Papua New Guineas enormous and largely
untapped natural resources offer excellent
Coupled with the Government's positive
attitude to foreign investment through the
granting of incentives and concessions,
and the recognition of the private sector's
important contribution to the economic growth,
it is clear why many international companies
have invested in Papua New Guinea.
The Government places a high priority on
the development of mining and petroleum
projects even though this sector is relatively
well-developed. There are huge opportunities
for investors to establish businesses to
provide support for the growing number of
such large-scale projects.
Some of the priority economic sectors offering
investment projects with good potential
for investors include:
Agriculture - production and processing;
Tourism - large and small ventures.
Some of the specific projects offering
good potential for investors (on a joint
venture basis) include:
Poultry farming and processing;
Processing of spices;
Coffee production and export;
Seafood processing and export;
Food production to replace imported goods;
Timber management/production and export;
Building materials and furniture production;
Garment and footwear production;
The manufacture of a wide range of basic
necessities (e.g. processed food, paper
and wood products, metal and glass products);
Printing Services; and
Contractual Cleaning Services.
The Investment Promotion Authority (IPA)
has a growing database of local investment
opportunities and business proposals which
are suitable for foreign investment.
The IPA packages investment proposals for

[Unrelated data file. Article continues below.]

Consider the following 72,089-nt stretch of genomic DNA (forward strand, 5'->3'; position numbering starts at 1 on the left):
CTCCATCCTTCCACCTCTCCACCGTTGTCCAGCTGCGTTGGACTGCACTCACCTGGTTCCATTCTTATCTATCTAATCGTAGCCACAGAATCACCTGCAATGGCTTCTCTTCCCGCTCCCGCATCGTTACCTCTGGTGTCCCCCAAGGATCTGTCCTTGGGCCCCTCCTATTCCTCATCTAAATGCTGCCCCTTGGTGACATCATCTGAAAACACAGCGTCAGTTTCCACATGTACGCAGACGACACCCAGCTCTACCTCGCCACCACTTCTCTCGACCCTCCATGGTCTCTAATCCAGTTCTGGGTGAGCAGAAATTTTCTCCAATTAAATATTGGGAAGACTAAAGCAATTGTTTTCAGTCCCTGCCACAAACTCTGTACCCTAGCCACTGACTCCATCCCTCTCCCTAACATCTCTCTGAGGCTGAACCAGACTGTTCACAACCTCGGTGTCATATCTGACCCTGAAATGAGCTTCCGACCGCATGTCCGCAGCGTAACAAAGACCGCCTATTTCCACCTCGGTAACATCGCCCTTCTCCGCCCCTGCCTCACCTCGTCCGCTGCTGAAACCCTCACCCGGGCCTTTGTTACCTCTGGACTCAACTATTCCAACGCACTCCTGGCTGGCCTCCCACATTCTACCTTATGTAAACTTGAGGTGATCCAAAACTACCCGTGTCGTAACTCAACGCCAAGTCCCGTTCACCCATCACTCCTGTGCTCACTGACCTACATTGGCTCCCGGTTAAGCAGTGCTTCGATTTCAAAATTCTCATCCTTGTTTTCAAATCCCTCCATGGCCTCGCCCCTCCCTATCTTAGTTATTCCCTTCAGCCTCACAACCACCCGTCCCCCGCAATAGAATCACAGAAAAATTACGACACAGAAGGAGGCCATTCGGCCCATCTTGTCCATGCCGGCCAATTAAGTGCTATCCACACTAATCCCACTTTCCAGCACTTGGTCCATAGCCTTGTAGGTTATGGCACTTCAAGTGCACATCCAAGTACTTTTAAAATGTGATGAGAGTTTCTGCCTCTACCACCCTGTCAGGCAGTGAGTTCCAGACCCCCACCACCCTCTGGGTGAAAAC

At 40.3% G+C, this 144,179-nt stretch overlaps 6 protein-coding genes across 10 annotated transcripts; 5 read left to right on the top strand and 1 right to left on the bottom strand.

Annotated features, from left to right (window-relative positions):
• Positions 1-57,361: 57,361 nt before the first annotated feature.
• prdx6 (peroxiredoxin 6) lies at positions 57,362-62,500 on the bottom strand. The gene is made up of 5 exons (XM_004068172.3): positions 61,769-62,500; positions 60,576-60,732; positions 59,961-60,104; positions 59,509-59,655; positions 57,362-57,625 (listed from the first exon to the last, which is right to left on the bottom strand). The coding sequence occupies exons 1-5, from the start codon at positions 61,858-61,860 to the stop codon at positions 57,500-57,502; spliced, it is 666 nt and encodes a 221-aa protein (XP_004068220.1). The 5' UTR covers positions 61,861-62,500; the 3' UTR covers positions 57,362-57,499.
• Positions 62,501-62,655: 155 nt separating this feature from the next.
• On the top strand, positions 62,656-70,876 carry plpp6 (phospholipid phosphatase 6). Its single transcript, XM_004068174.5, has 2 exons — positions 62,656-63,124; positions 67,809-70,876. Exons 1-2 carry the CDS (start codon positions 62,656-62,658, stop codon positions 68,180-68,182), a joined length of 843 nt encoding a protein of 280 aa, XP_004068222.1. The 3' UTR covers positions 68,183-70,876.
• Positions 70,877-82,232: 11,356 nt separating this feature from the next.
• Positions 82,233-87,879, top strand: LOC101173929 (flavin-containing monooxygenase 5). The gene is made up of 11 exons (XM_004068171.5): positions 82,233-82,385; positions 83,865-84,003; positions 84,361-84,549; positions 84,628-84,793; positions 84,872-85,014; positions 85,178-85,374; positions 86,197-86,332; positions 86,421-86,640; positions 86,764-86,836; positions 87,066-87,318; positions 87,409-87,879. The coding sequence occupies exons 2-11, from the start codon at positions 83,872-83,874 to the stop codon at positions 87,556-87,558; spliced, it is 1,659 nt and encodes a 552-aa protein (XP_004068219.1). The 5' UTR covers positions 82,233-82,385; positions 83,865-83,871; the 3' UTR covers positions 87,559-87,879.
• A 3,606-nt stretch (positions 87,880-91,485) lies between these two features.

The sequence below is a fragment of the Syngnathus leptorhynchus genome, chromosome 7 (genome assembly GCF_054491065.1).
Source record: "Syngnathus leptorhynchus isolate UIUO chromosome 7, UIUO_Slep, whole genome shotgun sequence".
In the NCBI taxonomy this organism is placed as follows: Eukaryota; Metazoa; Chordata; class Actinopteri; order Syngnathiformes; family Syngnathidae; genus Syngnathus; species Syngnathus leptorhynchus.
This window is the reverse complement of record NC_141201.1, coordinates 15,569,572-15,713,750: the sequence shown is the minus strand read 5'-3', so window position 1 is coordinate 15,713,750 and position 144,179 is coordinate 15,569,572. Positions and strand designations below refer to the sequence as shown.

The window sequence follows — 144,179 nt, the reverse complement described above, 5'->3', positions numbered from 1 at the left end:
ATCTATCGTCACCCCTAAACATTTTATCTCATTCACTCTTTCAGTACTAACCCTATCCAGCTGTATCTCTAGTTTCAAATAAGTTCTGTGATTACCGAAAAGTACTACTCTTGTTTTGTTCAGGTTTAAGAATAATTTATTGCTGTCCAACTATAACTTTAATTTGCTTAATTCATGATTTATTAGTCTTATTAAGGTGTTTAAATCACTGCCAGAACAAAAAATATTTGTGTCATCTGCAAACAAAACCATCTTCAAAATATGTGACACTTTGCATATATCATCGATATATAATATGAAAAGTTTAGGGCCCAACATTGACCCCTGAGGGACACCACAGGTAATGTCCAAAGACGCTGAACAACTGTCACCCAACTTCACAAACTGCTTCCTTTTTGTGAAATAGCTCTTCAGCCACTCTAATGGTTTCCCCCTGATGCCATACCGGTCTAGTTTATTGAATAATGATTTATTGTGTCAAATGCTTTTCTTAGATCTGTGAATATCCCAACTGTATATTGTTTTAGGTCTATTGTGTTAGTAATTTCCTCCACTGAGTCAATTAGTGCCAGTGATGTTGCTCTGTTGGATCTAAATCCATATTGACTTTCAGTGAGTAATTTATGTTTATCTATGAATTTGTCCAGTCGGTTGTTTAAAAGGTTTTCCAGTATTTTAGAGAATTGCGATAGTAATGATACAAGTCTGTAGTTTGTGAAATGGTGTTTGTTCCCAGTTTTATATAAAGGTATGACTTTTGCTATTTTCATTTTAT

investors who identify markets and demonstrate
a capacity to invest. It is an excellent
service for investors who have recognised
the potential of Papua New Guinea, but whose
plans are still in the development stages.
The IPA's packaging covers all aspects
of investment, including the detailing of
incentives, land identification and availability,
possible changes to rules or regulations
in cases where they have an effect of hindering
investment in an unreasonable way, sourcing
of raw materials, detailing of associated
investment opportunities which may develop
alongside the main project, and so on.
The IPA has, with the help of consultants,
also developed four resource manuals covering
the areas of Agriculture and Livestock,
Forestry, Fisheries and Manufacturing. The
manuals are part of IPA's drive to attract
investment and trade related opportunties
into Papua New Guinea.They are intended
as information sources for both foreign
and local investors to enable them make
informed decisions on business proposals/projects
in these four sectors.
Currently, most of the market requirements
in Papua New Guinea are satisfied by imports.
As the economy expands in concert with the
large resource projects, so does the number